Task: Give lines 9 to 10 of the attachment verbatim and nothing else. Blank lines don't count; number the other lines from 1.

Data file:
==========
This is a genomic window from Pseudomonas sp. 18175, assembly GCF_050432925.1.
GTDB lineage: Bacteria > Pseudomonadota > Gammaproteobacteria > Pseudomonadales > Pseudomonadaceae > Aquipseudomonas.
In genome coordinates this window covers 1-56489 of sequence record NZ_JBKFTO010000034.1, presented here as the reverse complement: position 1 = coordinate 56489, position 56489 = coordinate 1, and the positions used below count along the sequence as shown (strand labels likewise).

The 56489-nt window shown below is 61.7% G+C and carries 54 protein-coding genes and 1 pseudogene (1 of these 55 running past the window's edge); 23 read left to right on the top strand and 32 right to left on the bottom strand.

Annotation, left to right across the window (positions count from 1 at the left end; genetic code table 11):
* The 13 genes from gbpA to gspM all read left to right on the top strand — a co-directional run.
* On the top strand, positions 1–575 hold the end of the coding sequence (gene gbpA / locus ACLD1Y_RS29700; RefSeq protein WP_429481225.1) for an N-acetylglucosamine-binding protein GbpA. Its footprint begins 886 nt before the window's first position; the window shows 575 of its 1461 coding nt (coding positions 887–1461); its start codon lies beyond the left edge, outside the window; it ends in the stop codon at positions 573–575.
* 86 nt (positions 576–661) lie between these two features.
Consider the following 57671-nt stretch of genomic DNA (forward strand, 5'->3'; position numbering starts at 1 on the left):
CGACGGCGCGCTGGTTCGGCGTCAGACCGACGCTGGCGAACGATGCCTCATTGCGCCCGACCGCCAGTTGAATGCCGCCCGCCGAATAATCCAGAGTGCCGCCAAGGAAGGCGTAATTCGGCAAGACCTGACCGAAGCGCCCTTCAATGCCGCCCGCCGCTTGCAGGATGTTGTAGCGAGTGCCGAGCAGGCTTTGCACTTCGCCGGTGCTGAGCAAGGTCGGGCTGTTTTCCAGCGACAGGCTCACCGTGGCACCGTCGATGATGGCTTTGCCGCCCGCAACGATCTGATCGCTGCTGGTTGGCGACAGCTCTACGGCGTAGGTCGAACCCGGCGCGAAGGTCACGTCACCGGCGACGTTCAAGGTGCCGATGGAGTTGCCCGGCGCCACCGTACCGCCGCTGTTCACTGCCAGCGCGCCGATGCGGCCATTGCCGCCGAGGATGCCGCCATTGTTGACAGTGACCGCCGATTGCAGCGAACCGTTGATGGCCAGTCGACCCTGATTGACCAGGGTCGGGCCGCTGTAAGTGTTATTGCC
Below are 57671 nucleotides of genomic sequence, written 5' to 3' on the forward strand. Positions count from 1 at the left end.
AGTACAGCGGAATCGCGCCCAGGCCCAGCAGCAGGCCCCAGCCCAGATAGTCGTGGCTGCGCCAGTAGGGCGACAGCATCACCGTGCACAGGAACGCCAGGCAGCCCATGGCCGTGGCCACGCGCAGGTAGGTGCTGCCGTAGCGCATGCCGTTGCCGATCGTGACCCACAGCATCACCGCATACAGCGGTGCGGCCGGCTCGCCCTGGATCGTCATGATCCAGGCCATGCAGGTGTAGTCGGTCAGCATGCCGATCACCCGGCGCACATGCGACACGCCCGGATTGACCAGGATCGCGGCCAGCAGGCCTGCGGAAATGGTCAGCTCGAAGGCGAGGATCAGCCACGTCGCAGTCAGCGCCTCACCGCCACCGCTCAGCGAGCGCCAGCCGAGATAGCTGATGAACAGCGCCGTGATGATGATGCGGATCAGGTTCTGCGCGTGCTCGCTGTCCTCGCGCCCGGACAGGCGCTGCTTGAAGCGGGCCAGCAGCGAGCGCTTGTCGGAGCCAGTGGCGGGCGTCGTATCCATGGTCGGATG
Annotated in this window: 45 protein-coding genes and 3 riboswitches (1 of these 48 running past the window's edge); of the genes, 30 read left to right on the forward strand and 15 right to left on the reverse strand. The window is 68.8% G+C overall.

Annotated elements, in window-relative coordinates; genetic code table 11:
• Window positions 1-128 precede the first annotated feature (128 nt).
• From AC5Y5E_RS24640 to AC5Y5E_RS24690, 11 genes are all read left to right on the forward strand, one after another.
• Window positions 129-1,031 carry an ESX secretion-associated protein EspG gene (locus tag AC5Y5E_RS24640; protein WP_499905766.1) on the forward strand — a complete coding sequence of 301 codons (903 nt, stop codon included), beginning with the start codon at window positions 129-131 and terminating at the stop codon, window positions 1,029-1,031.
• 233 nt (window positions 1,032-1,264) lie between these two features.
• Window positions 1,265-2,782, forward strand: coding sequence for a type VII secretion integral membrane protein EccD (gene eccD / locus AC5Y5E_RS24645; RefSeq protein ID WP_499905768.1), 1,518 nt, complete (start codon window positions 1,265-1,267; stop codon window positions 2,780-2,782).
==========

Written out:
Consider the following 57671-nt stretch of genomic DNA (forward strand, 5'->3'; position numbering starts at 1 on the left):
CGACGGCGCGCTGGTTCGGCGTCAGACCGACGCTGGCGAACGATGCCTCATTGCGCCCGACCGCCAGTTGAATGCCGCCCGCCGAATAATCCAGAGTGCCGCCAAGGAAGGCGTAATTCGGCAAGACCTGACCGAAGCGCCCTTCAATGCCGCCCGCCGCTTGCAGGATGTTGTAGCGAGTGCCGAGCAGGCTTTGCACTTCGCCGGTGCTGAGCAAGGTCGGGCTGTTTTCCAGCGACAGGCTCACCGTGGCACCGTCGATGATGGCTTTGCCGCCCGCAACGATCTGATCGCTGCTGGTTGGCGACAGCTCTACGGCGTAGGTCGAACCCGGCGCGAAGGTCACGTCACCGGCGACGTTCAAGGTGCCGATGGAGTTGCCCGGCGCCACCGTACCGCCGCTGTTCACTGCCAGCGCGCCGATGCGGCCATTGCCGCCGAGGATGCCGCCATTGTTGACAGTGACCGCCGATTGCAGCGAACCGTTGATGGCCAGTCGACCCTGATTGACCAGGGTCGGGCCGCTGTAAGTGTTATTGCC